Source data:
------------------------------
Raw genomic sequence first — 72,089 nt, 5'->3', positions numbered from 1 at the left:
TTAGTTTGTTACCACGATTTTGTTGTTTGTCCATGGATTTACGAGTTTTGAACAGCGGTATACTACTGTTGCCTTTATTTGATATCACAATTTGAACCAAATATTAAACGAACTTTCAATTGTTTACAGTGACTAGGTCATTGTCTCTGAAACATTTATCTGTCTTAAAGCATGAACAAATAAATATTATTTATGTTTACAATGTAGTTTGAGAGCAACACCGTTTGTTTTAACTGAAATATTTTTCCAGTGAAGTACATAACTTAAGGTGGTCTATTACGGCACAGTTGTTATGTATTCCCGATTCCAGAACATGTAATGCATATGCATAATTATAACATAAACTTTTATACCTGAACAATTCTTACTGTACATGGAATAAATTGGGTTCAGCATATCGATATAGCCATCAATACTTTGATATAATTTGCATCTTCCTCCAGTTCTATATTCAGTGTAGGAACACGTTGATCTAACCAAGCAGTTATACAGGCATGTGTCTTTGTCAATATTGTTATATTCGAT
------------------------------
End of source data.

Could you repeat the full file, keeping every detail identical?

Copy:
Raw genomic sequence first — 72,089 nt, 5'->3', positions numbered from 1 at the left:
TTAGTTTGTTACCACGATTTTGTTGTTTGTCCATGGATTTACGAGTTTTGAACAGCGGTATACTACTGTTGCCTTTATTTGATATCACAATTTGAACCAAATATTAAACGAACTTTCAATTGTTTACAGTGACTAGGTCATTGTCTCTGAAACATTTATCTGTCTTAAAGCATGAACAAATAAATATTATTTATGTTTACAATGTAGTTTGAGAGCAACACCGTTTGTTTTAACTGAAATATTTTTCCAGTGAAGTACATAACTTAAGGTGGTCTATTACGGCACAGTTGTTATGTATTCCCGATTCCAGAACATGTAATGCATATGCATAATTATAACATAAACTTTTATACCTGAACAATTCTTACTGTACATGGAATAAATTGGGTTCAGCATATCGATATAGCCATCAATACTTTGATATAATTTGCATCTTCCTCCAGTTCTATATTCAGTGTAGGAACACGTTGATCTAACCAAGCAGTTATACAGGCATGTGTCTTTGTCAATATTGTTATATTCGAT